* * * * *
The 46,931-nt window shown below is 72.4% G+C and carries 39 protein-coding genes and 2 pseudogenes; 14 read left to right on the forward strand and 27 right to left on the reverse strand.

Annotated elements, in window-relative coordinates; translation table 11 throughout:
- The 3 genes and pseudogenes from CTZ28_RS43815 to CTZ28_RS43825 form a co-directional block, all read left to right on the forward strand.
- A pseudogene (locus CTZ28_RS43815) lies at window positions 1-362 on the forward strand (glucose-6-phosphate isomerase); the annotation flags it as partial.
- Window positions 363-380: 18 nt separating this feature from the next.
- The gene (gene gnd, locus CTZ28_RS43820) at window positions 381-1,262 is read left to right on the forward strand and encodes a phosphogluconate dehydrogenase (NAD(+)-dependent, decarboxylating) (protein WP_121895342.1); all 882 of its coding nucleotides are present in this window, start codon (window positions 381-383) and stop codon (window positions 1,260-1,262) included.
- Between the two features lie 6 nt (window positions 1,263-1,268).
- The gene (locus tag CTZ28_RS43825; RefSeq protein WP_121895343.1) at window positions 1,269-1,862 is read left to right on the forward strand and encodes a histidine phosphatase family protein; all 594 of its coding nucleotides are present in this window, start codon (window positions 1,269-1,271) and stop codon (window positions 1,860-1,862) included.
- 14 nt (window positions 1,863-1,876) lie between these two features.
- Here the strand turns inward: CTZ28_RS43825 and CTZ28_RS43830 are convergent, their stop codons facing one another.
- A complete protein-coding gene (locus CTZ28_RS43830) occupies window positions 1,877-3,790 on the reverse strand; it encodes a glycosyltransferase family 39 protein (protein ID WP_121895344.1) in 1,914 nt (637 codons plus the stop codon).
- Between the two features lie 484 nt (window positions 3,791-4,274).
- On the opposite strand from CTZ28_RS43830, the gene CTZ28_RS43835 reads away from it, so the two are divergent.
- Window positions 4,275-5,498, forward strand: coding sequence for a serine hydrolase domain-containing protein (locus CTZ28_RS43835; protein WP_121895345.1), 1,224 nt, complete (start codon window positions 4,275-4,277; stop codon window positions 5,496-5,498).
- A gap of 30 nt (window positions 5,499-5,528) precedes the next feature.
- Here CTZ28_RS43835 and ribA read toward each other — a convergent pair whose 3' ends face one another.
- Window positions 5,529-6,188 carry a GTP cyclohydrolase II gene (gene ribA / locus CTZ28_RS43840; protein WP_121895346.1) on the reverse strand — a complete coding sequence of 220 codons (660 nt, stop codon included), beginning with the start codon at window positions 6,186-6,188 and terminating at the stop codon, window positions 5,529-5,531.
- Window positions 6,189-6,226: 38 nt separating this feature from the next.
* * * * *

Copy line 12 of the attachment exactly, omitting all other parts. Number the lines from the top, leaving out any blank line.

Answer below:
- Between the two features lie 484 nt (window positions 3,791-4,274).